I hope Emma will go up to the Ferry and have a rest and think I would let you go with me if I was going up. But never mind, Nellie. I think the war will be over before the summer is over and then I shall hope to go home to you never more to leave you until death shall part us. I am trying to be a Christian and hope I shall succeed and I am very thankful that you have come to the same conclusion. You write that you are not quite clear in your mind yet. Neither am I but I have a hope and am bound to trust in the Lord Jesus and believe it will all come right by and by. I will pray for you as I do everyday an I would crave yours in return and as all things good are granted by the fervent prayers of Christians, I think we shall gain much by prayer and it will strengthen us. I hope you will see [my brother] Robert and think he will call on you if he has time.
I have made a ring for Julia if it fits her finger but if it does not, you may give it to Emma if it fits hers. And if not, keep it yourself or do what you please with it. I have no more buttons and wish you would send me a few in a paper. Send large thick ones and be sure that they are gutta percha or if I had a piece of gutta percha that was not made into buttons, it would do just as well. I have got silver enough to make several and I want to make one for Emma and one for Esther.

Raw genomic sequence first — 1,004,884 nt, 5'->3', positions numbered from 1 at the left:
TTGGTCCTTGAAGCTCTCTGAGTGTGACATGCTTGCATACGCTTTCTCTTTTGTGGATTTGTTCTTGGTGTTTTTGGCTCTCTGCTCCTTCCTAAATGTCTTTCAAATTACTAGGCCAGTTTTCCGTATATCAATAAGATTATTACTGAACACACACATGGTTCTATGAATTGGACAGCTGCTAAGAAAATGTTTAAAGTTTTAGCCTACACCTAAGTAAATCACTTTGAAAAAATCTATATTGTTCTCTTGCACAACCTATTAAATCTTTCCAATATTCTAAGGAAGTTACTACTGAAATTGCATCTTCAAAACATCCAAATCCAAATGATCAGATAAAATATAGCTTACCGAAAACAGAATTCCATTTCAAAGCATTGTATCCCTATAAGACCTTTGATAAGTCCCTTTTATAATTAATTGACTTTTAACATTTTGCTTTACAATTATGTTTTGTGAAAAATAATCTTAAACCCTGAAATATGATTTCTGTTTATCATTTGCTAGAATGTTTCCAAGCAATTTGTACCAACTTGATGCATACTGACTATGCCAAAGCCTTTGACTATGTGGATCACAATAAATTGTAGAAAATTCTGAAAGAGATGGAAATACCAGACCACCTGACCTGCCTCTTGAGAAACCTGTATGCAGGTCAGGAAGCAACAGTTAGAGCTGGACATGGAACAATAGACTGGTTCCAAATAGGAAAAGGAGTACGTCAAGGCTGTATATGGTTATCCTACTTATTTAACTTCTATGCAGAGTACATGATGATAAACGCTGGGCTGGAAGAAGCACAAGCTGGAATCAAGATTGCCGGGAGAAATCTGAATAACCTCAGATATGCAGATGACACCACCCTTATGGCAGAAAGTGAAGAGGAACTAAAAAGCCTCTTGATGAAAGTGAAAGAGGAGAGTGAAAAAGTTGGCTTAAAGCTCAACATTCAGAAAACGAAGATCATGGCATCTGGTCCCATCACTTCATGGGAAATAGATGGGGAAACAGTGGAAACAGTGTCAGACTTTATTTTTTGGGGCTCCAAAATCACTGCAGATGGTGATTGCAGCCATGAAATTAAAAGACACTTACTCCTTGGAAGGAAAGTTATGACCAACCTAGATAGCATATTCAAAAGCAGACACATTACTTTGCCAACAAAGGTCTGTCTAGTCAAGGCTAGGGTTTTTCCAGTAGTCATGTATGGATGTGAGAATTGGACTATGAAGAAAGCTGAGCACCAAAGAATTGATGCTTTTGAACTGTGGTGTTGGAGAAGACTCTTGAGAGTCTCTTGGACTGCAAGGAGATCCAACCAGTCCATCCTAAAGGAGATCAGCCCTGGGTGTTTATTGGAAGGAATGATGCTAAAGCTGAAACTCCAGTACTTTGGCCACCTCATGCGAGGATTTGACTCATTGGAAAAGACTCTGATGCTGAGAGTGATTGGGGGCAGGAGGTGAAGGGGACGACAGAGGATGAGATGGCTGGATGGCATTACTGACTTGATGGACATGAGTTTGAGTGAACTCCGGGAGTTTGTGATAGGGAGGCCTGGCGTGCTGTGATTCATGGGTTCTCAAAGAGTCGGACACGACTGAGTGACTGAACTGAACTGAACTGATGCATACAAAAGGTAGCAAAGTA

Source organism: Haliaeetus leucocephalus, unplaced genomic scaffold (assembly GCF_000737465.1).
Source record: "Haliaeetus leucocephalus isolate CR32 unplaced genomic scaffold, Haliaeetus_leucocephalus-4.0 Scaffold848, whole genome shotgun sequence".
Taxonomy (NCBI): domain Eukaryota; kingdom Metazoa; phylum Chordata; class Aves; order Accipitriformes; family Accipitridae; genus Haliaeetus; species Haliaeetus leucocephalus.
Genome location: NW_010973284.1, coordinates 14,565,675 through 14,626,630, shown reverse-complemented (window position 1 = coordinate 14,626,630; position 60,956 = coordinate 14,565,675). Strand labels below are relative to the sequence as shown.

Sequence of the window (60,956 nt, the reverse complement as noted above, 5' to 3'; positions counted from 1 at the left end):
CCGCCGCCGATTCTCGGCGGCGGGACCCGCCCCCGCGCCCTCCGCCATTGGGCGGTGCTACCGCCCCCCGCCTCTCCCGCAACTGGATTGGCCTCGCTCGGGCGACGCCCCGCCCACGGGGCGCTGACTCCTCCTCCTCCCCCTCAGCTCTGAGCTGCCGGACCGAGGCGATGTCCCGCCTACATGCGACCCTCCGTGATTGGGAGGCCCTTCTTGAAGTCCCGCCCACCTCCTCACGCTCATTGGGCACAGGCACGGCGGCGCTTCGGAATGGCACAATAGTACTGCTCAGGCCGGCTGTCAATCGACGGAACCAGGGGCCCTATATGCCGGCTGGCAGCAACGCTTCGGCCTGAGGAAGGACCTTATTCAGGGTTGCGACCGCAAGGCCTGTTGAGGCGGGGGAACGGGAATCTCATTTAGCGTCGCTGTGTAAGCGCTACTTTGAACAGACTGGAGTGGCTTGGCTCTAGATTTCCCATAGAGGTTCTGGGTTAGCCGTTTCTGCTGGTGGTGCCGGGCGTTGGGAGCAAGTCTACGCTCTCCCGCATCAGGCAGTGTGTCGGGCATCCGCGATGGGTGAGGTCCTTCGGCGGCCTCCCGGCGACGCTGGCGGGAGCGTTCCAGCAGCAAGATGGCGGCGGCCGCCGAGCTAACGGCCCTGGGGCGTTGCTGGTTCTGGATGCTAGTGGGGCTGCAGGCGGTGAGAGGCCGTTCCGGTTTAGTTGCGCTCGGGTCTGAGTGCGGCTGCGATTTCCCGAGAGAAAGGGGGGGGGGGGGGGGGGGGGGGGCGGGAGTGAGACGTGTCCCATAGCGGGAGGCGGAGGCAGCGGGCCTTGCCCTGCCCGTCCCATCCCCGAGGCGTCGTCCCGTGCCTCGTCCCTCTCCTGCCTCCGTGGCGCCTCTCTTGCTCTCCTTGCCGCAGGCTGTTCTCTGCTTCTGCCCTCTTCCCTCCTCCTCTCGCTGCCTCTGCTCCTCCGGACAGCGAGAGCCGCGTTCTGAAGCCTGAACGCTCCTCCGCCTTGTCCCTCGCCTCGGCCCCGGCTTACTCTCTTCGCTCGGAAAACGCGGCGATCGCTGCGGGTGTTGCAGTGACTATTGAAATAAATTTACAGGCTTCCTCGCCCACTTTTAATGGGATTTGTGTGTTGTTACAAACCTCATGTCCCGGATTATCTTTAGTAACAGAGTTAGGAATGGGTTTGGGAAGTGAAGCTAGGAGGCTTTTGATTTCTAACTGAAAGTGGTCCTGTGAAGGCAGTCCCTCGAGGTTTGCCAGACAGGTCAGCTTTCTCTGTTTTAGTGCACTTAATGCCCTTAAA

And I will make you another if I get time and you want me to. I rather like to work on such things once in awhile when I feel like it. The one I made for Julia is rather slender but the button was small and so I had to make it so. If it does not get broken in going, it will not be apt to on her finger. I do not send them because I think they are anything nice or valuable, but because I made them and I thought perhaps you would like one that your husband made in army (hospital) and Julia one that her brother Thomas made in the army &c. I have got a little vial to put the lice in for Thomas and will send them as soon as I can get them. They are not as plenty now as they have been.
I have been to meeting several evenings this week and have enjoyed them much. They have some very good speakers here.